Cured!

Image courtesy of  Idea go/FreeDigitalPhotos.net

Image courtesy of Idea go/FreeDigitalPhotos.net

If you’re not into chicken seasoned with antibiotics, then you’re in luck. McDonalds has decided to scrap that special feature from its poultry menu, except it’s going to take approximately two years to fully get there. Steve Easterbrook, who took over as CEO just three days ago, did promise some major changes at the the Golden Arches. The fast-food company has become increasingly concerned over “superbugs” that have caused about 23,000 deaths per year. McDonalds will still allow ionophores in its chicken products. Yum. But don’t sweat it too much. Ionophores are antibiotics meant for our feathered friends – not for humans. Phew. The chicken change will affect the 14,000 eateries in the United States, but don’t expect to see any changes in the 22,000 McDonalds restaurants abroad. At least not yet, anyway. While Chick-fil-A already did away with antibiotics-laced chicken a year ago, the fact that McDonald’s is set to make these changes is rather epic, being the largest fast food chain and all. Once McDonald’s gets its distributors and processors to alter the food (for the better, of course), it will make it substantially easier for smaller chains to follow suit. So, here’s to antibiotic-free chicken! Bon appetit!

About those unemployment benefits….

Image courtesy of jscreationzs/FreeDigitalPhotos.net

Image courtesy of jscreationzs/FreeDigitalPhotos.net

Big changes are in store for Target and it’s safe to say some of them won’t be welcomed. The giant retailer, who is in the process of literally closing up shop in Canada, is also in the process of trying to cut $2 billion in costs. Part of that cost-cutting includes job-cutting. Several thousand people will need to polish up their reumes and update their LinkedIn accounts as Target looks to cut most of those positions from its corporate headquarters and some position in India, as well. But Target’s got other big ideas that don’t involve applying for unemployment benefits. It’ll be running a huge Hispanic millennial campaign – apparently the first of its kind – and part of it involves teaming up the CW’s “Jane the Virgin” together with Target’s baby department. Then Target’s also looking to open up 15 more stores, however, eight of them will be CityTarget and TargetExpress stores which – you guessed it – will be taking an urban approach seeing as how they will be geared toward an urban crowd in a presumably urban location.

Amazon: Deal With It; American Airlines Gets on Board (Finally); Abercrombie & Fitch CEO Ditch

Let’s make a deal…

Image courtesy of David Castillo Dominici/FreeDigitalPhotos.net

Image courtesy of David Castillo Dominici/FreeDigitalPhotos.net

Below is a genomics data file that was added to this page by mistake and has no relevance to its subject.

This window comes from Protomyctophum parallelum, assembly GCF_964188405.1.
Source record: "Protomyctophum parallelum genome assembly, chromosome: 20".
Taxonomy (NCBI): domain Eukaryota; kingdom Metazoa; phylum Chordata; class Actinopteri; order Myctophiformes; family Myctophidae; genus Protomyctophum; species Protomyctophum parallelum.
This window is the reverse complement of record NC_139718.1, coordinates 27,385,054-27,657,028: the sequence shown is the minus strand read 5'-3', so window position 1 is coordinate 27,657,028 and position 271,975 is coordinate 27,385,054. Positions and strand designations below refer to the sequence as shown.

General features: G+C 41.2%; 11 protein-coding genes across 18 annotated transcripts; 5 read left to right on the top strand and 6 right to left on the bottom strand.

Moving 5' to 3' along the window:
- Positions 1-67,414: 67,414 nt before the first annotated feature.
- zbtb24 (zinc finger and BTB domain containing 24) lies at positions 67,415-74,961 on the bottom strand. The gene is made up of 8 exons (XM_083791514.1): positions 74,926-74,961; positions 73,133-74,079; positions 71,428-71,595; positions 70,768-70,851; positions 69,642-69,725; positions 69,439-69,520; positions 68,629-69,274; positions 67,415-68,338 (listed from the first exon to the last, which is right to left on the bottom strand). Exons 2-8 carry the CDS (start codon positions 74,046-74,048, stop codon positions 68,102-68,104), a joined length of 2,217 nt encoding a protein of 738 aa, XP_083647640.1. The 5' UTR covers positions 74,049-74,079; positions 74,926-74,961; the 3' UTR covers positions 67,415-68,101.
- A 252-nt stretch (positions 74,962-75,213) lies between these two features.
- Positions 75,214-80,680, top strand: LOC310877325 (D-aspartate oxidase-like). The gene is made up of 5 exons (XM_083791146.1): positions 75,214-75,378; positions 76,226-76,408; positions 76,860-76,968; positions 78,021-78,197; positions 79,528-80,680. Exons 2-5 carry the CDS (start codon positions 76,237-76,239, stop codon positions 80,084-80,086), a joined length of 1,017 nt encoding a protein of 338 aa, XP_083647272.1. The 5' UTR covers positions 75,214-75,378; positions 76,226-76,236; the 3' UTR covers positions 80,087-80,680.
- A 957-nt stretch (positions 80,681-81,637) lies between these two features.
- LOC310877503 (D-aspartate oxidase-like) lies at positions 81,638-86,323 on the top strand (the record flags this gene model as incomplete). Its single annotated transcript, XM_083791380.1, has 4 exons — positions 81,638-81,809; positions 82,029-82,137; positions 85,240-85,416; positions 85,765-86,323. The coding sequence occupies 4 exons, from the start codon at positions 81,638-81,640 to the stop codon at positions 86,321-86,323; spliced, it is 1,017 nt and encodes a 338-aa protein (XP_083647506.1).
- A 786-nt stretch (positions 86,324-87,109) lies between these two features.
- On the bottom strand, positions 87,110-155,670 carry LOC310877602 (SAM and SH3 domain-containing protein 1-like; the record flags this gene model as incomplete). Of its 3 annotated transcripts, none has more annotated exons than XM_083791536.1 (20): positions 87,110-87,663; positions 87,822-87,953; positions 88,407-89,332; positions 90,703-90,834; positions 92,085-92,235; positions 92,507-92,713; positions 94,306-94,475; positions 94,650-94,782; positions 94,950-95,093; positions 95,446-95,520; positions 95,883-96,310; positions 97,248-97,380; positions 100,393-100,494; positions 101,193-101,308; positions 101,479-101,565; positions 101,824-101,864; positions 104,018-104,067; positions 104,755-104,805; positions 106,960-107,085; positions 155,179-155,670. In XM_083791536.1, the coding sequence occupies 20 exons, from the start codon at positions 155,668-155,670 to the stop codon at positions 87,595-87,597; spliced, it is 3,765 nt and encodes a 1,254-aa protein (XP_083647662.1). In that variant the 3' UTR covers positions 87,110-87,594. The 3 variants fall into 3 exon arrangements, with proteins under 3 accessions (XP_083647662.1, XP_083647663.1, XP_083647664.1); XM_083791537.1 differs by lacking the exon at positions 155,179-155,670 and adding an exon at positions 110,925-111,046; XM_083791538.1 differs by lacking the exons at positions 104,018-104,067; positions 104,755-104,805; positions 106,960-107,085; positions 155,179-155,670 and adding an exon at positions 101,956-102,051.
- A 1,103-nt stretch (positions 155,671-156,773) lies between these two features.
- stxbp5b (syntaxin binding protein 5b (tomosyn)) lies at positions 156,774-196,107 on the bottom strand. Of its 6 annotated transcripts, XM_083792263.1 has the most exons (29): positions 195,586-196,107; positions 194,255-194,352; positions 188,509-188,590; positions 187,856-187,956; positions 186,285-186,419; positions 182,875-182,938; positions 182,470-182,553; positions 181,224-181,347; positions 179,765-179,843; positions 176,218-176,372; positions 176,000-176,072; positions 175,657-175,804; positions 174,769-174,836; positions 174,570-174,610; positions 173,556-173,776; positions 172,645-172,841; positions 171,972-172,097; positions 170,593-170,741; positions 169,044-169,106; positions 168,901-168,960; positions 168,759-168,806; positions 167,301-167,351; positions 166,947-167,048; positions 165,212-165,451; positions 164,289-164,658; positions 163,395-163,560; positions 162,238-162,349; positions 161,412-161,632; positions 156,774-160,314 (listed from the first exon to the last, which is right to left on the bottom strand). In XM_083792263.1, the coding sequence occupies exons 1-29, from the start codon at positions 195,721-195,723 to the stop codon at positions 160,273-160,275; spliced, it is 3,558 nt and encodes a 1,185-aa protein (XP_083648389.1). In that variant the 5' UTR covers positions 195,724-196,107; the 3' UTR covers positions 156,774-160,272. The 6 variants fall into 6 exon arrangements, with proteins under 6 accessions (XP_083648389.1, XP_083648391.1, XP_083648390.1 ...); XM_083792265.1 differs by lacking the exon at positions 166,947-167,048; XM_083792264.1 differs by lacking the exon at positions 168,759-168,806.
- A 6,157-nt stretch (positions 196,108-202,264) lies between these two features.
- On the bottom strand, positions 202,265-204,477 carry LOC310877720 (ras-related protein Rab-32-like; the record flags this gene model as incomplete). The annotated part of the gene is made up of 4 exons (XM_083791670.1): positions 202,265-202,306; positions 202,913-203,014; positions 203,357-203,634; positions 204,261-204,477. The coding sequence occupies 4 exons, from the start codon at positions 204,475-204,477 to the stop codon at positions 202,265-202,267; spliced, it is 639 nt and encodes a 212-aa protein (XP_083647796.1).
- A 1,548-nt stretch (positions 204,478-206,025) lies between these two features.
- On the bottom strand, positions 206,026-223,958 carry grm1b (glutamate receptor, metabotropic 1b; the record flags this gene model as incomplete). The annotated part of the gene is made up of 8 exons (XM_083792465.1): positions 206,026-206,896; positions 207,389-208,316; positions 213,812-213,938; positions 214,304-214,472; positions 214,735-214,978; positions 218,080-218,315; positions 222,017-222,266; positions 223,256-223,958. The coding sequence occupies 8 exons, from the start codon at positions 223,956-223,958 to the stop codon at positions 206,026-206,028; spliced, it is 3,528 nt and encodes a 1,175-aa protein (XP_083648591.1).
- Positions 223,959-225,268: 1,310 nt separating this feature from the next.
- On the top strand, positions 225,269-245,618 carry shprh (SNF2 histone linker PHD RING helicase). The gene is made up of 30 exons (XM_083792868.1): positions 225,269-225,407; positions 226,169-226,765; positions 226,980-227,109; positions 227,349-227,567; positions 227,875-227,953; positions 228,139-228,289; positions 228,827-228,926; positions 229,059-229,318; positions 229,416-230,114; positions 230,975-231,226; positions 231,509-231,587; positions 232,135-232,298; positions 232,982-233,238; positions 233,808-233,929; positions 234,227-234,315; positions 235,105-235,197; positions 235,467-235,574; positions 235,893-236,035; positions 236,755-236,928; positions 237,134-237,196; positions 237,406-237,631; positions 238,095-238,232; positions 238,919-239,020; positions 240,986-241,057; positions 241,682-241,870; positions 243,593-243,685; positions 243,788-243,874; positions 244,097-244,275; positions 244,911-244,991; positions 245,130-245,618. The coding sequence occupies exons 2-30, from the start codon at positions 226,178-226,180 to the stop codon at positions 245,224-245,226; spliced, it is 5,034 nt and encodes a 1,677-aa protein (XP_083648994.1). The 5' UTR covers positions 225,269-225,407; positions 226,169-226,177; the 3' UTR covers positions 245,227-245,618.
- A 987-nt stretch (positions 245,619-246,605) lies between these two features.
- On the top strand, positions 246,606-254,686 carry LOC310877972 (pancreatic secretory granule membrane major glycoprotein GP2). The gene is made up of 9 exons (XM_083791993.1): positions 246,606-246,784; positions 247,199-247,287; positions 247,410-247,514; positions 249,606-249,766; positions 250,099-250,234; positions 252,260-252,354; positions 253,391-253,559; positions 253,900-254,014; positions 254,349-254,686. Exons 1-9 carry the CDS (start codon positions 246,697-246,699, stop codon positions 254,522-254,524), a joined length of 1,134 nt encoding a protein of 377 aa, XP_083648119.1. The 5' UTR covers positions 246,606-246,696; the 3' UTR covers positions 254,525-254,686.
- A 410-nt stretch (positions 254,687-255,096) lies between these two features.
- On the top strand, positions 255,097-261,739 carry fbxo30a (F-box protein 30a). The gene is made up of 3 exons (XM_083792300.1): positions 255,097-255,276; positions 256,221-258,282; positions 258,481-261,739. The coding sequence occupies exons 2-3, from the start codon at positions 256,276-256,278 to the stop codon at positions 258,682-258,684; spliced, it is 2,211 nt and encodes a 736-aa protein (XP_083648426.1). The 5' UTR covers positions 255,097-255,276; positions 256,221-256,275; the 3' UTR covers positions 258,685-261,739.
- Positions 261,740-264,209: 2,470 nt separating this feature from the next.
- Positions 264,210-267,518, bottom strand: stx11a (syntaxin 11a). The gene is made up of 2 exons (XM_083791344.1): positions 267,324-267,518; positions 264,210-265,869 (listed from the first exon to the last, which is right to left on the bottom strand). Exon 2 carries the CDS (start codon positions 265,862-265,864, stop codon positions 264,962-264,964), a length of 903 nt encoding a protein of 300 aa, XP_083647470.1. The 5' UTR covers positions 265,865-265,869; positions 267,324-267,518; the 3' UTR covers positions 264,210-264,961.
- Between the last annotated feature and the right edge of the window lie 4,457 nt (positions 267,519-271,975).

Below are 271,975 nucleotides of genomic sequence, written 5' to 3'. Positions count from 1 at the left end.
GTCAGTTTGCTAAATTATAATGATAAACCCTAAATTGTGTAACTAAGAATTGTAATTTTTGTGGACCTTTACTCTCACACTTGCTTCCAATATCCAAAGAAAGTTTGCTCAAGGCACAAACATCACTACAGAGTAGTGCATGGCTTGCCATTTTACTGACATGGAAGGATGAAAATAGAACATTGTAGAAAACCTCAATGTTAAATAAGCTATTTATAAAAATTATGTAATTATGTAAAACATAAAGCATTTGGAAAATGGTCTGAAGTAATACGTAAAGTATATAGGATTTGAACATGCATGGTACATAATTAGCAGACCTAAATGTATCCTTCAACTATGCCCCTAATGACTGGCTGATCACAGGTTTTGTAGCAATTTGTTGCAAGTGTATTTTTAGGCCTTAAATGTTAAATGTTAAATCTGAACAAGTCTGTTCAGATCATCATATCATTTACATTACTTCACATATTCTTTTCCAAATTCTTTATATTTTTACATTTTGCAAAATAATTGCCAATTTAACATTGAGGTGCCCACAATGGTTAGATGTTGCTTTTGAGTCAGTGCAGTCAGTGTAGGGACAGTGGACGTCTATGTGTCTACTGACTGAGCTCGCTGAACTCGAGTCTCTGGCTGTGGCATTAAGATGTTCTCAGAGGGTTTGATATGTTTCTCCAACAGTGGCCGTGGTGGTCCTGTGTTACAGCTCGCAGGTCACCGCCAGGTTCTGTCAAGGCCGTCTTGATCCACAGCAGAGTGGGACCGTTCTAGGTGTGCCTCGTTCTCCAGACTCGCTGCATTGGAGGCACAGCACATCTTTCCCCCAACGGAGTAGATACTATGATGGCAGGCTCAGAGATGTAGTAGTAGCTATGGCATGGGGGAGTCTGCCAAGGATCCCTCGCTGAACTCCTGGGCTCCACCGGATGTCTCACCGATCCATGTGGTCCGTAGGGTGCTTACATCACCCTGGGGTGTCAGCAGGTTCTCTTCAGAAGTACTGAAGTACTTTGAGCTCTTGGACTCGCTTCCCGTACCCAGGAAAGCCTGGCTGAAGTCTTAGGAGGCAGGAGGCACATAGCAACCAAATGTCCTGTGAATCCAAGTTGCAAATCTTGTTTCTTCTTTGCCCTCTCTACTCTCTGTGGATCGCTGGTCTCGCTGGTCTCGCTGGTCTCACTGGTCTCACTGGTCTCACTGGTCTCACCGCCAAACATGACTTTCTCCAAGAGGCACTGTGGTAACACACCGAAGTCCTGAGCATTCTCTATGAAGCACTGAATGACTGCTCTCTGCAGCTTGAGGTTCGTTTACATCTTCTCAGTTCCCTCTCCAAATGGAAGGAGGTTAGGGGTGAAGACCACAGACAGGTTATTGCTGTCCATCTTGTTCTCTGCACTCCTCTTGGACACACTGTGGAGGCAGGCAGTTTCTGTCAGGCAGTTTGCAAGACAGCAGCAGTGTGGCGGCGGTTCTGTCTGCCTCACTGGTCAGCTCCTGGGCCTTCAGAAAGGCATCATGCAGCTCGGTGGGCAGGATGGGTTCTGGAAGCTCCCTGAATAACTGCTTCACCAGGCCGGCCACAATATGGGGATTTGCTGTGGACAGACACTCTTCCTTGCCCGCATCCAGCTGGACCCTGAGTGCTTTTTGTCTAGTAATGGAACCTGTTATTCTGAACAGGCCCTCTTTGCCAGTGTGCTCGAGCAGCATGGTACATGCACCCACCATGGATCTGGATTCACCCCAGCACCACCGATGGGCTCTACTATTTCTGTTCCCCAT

Amazon has come up with yet another way to reinvent shopping – sort of. The e-commerce website added a new feature to its website dubbed the “Make an Offer” button. The ever-resourceful mega e-tailer surveyed a bunch of its sellers and wouldn’t you know it: Several sellers said that the ability to negotiate prices would help drive sales for them – and for Amazon, of course. 150,000 items will get that nifty little button added to their items’ options with hundreds of thousands more coming next year. Unlike eBay, there will be no bidding against others and negotiations are completely private.  A customer makes an offer and…voila! The seller gets to reject, counter or reply. If a seller counters, a customer has 72 hours to counter-counter (is that a thing?). Apparently it makes customers feel like they are getting the best possible price for whatever it is they are buying. In any case, if you’re into haggling over prices, you’ll have plenty what to choose from any number of fine art, sports and entertainment collectibles being offered up.

It’s about time…

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Image courtesy of vectorolie/FreeDigitalPhotos.net

American Airlines, which merged with US Airways last December, is reaping huge earnings, along with just about every other US carrier. To celebrate, it’s giving itself a $2 billion upgrade. Which is really great, because last time I flew the airline, on its vintage aircraft sporting drop down televisions with poor picture quality, American Airlines kept showing commercials for its new fleet of aircraft. The commercials made it sound like the improvements were just a few days away. That was over a year ago. In any case, look for redone lounges and better aircraft. Flying international first-class? You’re in luck. Well…you’re paying a mint for that luck, but anyways, you get lie-flat seats (which I’m pretty sure other airlines have been offering for years now). Need to get online while in-flight? No problem. Buy an international ticket to anywhere and American will provide you with satellite-based internet. Or, if you don’t even need to leave the country, you can just fly Virgin America, which has been offering in-flight internet…for years now. If you’re flying on the most economical ticket, which will still be exorbitantly expensive, well then, screw you. You’re lucky just to be sitting in the new airplane. Wondering if that $2 billion will help improve the attitudes of some of American Airlines’ more surly flight attendants? Well, screw you again.